Whoever said "those who can't—teach" had it entirely wrong. My students have been some of my greatest teachers and as far as I'm concerned what they can do is humbling and inspiring. They love, laugh, pray and give the best of what they got—themselves. Brendan...my juniors...Thanks ...Wow.
What an awesome group...

Photo Credits: Thank you, Paul Totah!

Thursday, May 15, 2014

Notre Dame Walk-On Mike Anello Still Pays it Forward to St. Baldrick's

For every one of the five years I have written this blog, there has been a different idea for a book: Sports and Spirituality: A Symbiosis, The Story of Bookstore Basketball: A Tourney Like No Other, and others. Although one has yet to come to fruition, the work has not been in vain. Every "book" has yielded more stories, additional curriculum for my senior theology course, new friends and unforgettable conversations. One of those was with Notre Dame alum, Mike Anello who walked on to the Notre Dame football team and became a two-time Academic All-American.
My hope was to learn from a broad spectrum of Notre Dame athletes and coaches one thing: What one moment as a student athlete/coach stands out among the others? Describe it. Why this moment? The answer was to be captured in "book number two," Notre Dame Athletics & Athletes: Tender, Strong and True.

A friend said Mike Anello was one voice I ought to include. Mike, who was more than generous with his time, made but one request. Rather than just share one moment on the football field, Mike sought to talk about what his teammates were able to do off of it as well—and that is raise money for children with Cancer through St. Baldrick's Foundation. 

I share this story two years later because this Saturday, I will have to chance to meet Mike and support this great cause at the Irish Times. The San Francisco Bay Area Alumni Club will be hosting the fundraiser and I hope you will join us! Even if you can't, please share the word about the gathering and more importantly about the good work of St. Baldrick's.

His story, which includes their story, is below.

Known for a football career that started as a walk-on and ended garnering not one, but two Academic All-American honors for his special teams play, Mike Anello can’t be stopped.  If it isn’t his impressive speed hurling down the field it is his efforts to rally his teammates in support of the St. Baldrick’s foundation that illustrate why he is a fan favorite. Mike has asked to share two moments, representing each commitment.

I made the football team in the spring of my freshman year as a walk-on but had to battle my way through ups and downs to get there. In the summer leading up to my junior year, I had earned my way onto the depth chart on special teams.  However, this did not last long, as the ball did not seem to bounce in my favor…ever, and by the end of summer camp, I had fallen off the depth charts.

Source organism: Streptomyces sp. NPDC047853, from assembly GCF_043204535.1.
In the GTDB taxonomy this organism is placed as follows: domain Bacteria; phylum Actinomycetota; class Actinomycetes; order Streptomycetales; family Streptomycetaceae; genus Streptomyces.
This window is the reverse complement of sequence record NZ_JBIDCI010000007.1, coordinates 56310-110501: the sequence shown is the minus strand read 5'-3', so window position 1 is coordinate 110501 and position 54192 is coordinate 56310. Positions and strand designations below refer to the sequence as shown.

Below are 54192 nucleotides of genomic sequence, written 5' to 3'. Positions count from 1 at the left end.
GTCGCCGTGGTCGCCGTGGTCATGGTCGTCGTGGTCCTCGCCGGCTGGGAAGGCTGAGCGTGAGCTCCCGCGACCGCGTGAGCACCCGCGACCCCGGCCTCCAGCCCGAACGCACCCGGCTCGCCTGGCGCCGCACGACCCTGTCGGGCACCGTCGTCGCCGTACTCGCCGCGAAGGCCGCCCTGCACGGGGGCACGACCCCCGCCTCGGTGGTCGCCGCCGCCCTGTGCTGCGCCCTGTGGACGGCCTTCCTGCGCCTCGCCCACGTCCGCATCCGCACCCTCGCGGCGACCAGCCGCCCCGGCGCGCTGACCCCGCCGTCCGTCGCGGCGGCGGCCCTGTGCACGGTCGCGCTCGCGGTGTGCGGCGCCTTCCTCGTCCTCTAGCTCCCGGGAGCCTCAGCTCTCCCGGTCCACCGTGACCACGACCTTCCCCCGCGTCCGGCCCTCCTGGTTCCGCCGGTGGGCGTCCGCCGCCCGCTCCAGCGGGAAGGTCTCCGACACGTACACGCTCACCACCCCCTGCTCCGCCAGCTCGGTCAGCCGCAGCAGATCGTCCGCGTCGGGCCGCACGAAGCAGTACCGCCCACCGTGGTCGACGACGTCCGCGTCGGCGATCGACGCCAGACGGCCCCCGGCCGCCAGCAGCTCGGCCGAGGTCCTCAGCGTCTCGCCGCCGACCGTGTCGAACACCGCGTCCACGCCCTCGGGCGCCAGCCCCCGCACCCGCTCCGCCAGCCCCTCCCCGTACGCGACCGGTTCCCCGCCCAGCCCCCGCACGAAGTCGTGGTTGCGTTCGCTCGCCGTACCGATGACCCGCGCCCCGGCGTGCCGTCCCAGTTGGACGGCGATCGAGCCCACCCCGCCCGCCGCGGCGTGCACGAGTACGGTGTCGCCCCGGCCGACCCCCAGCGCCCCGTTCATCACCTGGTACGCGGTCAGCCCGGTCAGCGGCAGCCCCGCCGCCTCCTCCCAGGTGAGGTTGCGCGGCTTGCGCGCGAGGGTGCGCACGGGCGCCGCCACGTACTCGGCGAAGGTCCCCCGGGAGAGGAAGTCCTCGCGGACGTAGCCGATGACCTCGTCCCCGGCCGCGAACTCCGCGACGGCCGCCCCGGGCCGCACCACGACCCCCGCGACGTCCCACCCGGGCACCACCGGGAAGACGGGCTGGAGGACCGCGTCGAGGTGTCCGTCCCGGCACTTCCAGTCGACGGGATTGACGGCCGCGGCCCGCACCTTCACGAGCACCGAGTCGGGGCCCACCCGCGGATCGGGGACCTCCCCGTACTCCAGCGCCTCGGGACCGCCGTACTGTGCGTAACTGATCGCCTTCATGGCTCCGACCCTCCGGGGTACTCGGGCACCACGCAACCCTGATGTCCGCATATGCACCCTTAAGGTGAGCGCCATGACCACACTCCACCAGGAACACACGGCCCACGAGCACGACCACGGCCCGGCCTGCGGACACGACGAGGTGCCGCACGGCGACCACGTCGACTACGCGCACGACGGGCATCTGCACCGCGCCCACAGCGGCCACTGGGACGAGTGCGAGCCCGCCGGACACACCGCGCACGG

Eventually Mike got his own #
I stood at a crossroads. I could go and compete against the best guys out there or hang my head and go through the motions.  I decided I would work harder. I started the 2007 season on the scout team (in practice they play the role of the opposing team’s players). As we prepared for our second game of the season—Penn State in State College, we knew they had a great gunner. In order to block him from getting to our returner, we decided we would double-team him. 

I played the role of their gunner and I beat the double team every time in practice that week. The night before the game, some of the players told me the coaches decided to change the game plan, stating, “If we can’t stop Anello. How are we gonna stop this guy?!”

The next week we were preparing to play Michigan at the Big House. They too had a gunner that we needed to double team. I beat the coverage all three times during practice that week. After the third rep, Coach Weis screamed for me to get back to the huddle in his ever so kind New Jersey vernacular. He told me I would be traveling to the Big House that week, and I might even be running down the field (I still get cold chills as I think about that day). 

That night I called my family; I talked to my parents and my two older brothers.  I told them don’t tell anyone because I don’t know that I am going to play, but at the very least I’d be traveling for the Michigan game. In true walk-on fashion, I shared my number with the punter, so we had to change it from 43 to 36 the day of the game because you can’t have two of the same numbers on the field. 

As fate would have it, I got in the game and on my second play, I made a tackle on punt coverage. I remember jogging off the field and shaking my head, because no matter what happened the rest of my career at Notre Dame, the Anello family name would forever be etched in Notre Dame history having made a tackle (if they could match me to my new number that is…).  I’ll never forget that moment for the rest of my life.

St. Baldrick’s Foundation
In the spring of my senior year, a student contacted me via Facebook, asking if I could get some of the guys from the football team involved in a charity “head shaving” event on campus for the St. Baldrick’s Foundation, which supports Pediatric Oncology Research.  She knew many of the kids attending, who were currently undergoing treatment, would love to meet some of the football players. 
It's not hard to see why this little girl changed Mike Anello's life...
The first year I was involved, I got five guys to join me.  We took a picture with a young girl who was wearing a pink bandana as she had lost her hair to cancer.  I will never forget the smile on her face.  And whenever I see that photo today, I can’t help but smile.  That little girl has been an absolute inspiration ever since.

The next year Dayne Crist, Mike Golic Jr., and I rallied over 40 guys from the team to join us in shaving our heads for St. Baldrick’s. 

This is why I love Notre Dame; we know we have a duty, an obligation to “pay it forward.” 

I had such a great experience that first year, that I decided to devote a lot of my time the last few years to bring St. Baldrick’s events to Boston. We’ve raised over $100,000 the last two years and hope to continue building on that momentum. 

Photo Credits
Pink Bandana